Eti, what fills me with pride is the way you approach your work each day. You often tell me that you laugh off the terrible organisation of some of the jobs you are given, instead of letting it stress you. I know it's tough to be interacting with people in a second language and to not understand much of the humour that is bantered around among your colleagues. I cringe at the thought that most days you have to go to the head office and wait to be told where to go for the day because it's not properly organised beforehand, and for you to know that others notice you sitting waiting often for over an hour at a time and think you're not working enough. I know you do your very best and you're a hard worker. I'm impressed at how you seem rather nonplussed about it all, brushing off others' misconceptions by saying "What else can I do? If I'm not being given jobs ahead of time and not being trained to do them on my own or sent with someone else?!" Very true. I have suggested that maybe you might like to look elsewhere but you reassure me that when all is going well (which is rare, you confess!) you really enjoy it and so you carry on. In the meantime I bite my tongue and restrain my fingers from making contact with the company to let them know what I think (I guess that might be appropriate at some point in the future with our children, but not so much coming from a wife to her husband's employers!).

So I observe you with a heart full of pride and gratitude for who you are. I admire your ability to deal with it all in your stride, your perseverence to be committed to the company, to observe and learn as you go without the promised training, your humility to ask, even several times, for someone to repeat themselves if you can't understand, that you can be assertive when people treat you without respect, and your ability to laugh when I would most likely cry and want to run home to everything familiar on the other side of the world! I know that, together, we are grateful for this job at how it seemed to be handed to you on a platter, so-to-speak. There are also other things we really appreciate from it, and we do trust there's a reason. 

In the meantime, while you're at work, I often tell our girls that you're a wonderful papa. You're a good and a hard worker, and I'm thankful they have you as an example of someone who is not only fun-loving and adventurous but also committed, loyal, and perseverant. What a gift for them to grow up with, and an example to me as well :o)


Sunday, 12 May 2013


Capturing our two sweethearts on week 19 of this year...

Amélie: her mischievous grin and infectious laughter
Elise: her tender heart and gentle spirit

Joining in with Jodi "A portrait of my children, once a week, every week, in 2013"

:: two sweet three year-olds ::

This past week we celebrated the third birthday of our little girls. On each of their birthdays, as we will probably do for all to come that we will share with them, we remember the day of their birth. A surreal middle-of-the-night rush down to the hospital, checks, a helicopter flight to the nearest hospital with a neonatal unit, an IV trying to stop them coming, and an eventual emergency c-section bringing two tiny 700 gram babies out into the world far too soon. I won't be putting any photos of the girls from that time, but you can go here and here to see how we celebrated their first and second birthdays with photos and videos from that time. Eti and I were reminiscing last night before we went to sleep how amazing it is that they really show no signs of being born at 26 weeks. The only possible one being that one of Elise's vocal chords is still paralysed, but the most likely theory of the cause of this is that it was damaged during her surgery when she was only 12 days old. And it doesn't seem to affect her in any other way than giving her a soft, sweet voice. Amazing.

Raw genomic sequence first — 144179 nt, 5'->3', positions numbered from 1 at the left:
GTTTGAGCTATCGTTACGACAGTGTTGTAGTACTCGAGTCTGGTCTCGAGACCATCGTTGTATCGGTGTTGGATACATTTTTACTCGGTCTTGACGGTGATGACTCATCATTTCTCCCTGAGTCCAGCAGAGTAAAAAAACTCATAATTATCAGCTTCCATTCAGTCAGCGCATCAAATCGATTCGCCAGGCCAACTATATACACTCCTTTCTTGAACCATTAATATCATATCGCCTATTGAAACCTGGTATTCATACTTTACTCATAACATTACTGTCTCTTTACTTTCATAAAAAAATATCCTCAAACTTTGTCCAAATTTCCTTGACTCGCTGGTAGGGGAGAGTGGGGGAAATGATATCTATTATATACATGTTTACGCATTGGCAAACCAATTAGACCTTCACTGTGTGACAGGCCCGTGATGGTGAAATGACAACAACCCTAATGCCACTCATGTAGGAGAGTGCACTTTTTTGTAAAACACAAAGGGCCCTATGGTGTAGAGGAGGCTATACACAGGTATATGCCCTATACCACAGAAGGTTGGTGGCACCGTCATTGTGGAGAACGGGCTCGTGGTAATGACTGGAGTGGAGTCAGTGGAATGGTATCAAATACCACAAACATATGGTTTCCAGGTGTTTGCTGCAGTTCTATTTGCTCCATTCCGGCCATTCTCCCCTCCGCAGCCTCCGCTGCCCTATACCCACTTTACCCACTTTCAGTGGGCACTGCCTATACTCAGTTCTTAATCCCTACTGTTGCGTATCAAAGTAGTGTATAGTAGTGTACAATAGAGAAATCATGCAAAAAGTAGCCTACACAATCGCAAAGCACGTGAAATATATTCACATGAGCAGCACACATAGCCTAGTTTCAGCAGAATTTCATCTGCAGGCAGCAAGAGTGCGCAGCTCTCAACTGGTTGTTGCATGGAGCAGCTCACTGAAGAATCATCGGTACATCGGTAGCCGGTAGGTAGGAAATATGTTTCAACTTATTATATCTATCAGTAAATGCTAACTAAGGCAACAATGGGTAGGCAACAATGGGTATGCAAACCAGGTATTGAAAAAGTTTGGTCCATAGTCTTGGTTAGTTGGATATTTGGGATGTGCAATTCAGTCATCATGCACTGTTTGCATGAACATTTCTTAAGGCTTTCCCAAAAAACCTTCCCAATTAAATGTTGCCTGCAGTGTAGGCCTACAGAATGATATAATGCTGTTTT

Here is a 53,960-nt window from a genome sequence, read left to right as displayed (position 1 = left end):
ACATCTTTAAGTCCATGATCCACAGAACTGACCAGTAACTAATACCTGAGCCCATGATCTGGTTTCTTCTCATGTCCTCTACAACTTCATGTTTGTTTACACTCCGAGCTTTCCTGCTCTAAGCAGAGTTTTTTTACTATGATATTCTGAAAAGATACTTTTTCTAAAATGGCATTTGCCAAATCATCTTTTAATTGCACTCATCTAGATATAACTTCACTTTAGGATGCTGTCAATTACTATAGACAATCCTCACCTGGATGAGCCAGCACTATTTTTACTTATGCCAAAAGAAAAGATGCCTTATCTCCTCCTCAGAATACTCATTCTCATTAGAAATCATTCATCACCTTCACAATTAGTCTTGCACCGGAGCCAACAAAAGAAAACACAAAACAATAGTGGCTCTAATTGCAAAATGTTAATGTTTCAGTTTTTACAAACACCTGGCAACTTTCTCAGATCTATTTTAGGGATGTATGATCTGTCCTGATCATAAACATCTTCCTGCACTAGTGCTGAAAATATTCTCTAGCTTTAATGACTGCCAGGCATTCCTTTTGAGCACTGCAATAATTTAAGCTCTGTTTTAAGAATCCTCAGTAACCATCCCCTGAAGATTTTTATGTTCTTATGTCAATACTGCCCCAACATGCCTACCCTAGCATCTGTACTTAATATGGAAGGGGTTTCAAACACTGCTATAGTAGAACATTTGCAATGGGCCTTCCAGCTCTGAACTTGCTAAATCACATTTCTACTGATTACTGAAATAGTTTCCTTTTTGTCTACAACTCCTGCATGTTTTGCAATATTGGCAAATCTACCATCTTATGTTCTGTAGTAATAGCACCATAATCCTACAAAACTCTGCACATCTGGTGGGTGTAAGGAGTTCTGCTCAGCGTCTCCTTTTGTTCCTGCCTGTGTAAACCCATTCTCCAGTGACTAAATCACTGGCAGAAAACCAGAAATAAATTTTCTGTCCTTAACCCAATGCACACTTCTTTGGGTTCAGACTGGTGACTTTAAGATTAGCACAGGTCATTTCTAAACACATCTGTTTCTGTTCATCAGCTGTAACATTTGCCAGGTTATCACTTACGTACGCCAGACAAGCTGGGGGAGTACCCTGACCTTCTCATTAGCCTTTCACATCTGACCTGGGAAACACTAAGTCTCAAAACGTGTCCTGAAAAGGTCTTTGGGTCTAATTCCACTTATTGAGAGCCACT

We will always be thankful to so many. To God who held us and protected our hearts and thoughts in those days, to an incredible neonatal team of nurses, doctors and support workers who cared so well for our girls and provided us with a welcoming second home for many months, and to hundreds if not thousands of friends and strangers around the world who prayed for our girls and encouraged us along the way.

And now Amélie Hope and Elise Grace are three! Lively, chattering, bright, kind-hearted, determined (did they get that from me or from their fight for life?!), beautiful, tender, empathetic, mischievous, creative, funny, sweet three year olds. These days they seem to learn and add more words to their vocabulary at rapid pace. Last night I sat with Amie on my knee and went through several words saying "Mummy says ____, what does Papa call it?" to see whether/how she is able to distinguish her english words from french. With almost each word she knew "how Papa says it." We often silently beckon to each other to come and watch one of them at play or busy reading stories to themselves. I love this age! All the moments of exasperation at the determination to push all buttons and test all limits cannot surpass the moments of pride, love, joy and admiration that we have as parents to our girls.

Here are alot of some photos from our past year. In no particular order, but some moments we have enjoyed and treasure in our little family, including just a few people who are very special to us...